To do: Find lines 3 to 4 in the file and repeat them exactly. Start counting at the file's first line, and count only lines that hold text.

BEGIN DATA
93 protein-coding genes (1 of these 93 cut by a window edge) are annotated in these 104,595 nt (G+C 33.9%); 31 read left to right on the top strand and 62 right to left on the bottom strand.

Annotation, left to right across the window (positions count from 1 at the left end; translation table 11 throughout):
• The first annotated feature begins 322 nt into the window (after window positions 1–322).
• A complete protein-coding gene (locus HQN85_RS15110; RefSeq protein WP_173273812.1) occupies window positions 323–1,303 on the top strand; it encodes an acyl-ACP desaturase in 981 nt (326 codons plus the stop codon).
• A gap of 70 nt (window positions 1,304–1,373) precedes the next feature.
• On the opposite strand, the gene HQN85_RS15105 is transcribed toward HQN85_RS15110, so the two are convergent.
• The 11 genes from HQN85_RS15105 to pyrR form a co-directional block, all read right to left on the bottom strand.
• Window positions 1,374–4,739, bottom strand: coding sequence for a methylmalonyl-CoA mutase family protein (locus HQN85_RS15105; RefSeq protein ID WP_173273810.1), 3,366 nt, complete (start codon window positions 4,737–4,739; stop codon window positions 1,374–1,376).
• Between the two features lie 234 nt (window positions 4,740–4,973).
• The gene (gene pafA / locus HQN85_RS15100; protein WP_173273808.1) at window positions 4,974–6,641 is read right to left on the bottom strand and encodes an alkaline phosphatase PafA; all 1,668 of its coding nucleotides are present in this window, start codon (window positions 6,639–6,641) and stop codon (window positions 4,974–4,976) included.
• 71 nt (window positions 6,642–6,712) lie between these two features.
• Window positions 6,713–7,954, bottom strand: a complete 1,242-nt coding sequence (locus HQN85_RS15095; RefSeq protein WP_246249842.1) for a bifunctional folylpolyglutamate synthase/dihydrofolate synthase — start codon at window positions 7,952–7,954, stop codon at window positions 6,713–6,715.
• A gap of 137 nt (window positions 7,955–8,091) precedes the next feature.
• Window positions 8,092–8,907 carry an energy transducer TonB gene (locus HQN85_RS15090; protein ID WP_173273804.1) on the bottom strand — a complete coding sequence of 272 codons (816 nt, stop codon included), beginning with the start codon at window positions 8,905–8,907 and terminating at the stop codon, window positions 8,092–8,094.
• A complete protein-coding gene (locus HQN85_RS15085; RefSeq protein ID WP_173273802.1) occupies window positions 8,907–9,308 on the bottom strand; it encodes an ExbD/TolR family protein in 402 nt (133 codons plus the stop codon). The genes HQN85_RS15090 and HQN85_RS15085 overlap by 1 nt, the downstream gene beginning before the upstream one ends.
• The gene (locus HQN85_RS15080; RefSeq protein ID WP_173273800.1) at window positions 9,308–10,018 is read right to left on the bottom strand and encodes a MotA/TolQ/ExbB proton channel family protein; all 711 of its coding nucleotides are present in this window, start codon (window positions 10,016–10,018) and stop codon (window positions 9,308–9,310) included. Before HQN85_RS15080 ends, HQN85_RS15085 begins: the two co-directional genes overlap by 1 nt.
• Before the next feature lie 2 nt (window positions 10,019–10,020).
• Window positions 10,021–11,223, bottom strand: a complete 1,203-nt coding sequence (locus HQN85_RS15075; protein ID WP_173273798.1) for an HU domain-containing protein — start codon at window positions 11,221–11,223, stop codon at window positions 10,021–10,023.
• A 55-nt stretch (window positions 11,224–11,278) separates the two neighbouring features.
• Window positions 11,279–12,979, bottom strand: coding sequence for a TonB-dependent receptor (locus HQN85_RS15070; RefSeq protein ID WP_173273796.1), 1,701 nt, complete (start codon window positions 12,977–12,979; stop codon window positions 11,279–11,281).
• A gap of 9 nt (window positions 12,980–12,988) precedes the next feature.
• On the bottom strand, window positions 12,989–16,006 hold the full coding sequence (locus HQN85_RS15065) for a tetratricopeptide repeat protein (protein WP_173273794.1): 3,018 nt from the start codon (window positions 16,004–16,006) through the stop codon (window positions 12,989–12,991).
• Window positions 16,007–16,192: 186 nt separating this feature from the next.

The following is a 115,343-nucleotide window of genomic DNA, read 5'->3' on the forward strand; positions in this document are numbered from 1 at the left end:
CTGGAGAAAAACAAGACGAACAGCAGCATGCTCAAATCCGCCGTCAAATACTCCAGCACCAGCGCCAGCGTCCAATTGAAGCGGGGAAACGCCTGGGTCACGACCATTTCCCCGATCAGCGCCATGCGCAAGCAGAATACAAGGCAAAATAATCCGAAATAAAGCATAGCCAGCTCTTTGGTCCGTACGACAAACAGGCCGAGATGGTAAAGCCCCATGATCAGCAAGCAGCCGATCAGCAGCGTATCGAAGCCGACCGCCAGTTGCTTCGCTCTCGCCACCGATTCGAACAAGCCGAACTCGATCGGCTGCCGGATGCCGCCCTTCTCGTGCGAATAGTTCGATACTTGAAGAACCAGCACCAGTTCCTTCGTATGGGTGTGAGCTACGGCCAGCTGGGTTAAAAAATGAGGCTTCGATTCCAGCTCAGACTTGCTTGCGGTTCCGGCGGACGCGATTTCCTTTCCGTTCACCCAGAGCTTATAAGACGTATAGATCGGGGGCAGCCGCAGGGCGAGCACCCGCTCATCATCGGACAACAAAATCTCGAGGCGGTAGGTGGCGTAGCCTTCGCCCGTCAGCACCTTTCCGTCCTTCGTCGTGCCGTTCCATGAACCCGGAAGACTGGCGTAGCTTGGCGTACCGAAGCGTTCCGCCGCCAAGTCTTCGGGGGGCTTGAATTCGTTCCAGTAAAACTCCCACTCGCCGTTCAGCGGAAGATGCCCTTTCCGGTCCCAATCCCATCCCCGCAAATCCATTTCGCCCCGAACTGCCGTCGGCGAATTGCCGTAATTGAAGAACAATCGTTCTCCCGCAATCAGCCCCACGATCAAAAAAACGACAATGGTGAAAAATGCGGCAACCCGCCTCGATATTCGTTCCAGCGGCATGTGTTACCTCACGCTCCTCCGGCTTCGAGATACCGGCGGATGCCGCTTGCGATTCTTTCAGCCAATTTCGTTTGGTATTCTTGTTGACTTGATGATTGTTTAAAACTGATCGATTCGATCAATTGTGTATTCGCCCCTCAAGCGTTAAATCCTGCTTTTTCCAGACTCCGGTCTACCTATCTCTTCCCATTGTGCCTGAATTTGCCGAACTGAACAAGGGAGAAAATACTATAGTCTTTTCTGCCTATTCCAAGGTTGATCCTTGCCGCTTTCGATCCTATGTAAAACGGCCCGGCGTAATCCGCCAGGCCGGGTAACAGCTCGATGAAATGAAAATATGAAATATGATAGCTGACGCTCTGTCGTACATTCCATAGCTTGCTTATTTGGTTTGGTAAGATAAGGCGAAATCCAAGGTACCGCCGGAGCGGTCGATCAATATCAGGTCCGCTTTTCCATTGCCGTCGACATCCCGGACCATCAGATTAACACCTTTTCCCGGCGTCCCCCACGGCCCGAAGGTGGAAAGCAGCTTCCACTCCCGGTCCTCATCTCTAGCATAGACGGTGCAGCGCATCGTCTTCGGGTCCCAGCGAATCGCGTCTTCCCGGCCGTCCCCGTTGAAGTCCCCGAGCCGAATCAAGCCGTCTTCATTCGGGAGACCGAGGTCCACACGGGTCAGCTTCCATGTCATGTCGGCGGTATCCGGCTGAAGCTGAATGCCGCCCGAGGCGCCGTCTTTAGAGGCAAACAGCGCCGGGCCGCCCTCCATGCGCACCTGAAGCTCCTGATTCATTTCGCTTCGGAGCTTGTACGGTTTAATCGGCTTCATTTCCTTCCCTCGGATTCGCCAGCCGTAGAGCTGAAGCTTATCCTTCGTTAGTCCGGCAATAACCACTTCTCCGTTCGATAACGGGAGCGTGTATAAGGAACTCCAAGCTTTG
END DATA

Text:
• The first annotated feature begins 322 nt into the window (after window positions 1–322).
• A complete protein-coding gene (locus HQN85_RS15110; RefSeq protein WP_173273812.1) occupies window positions 323–1,303 on the top strand; it encodes an acyl-ACP desaturase in 981 nt (326 codons plus the stop codon).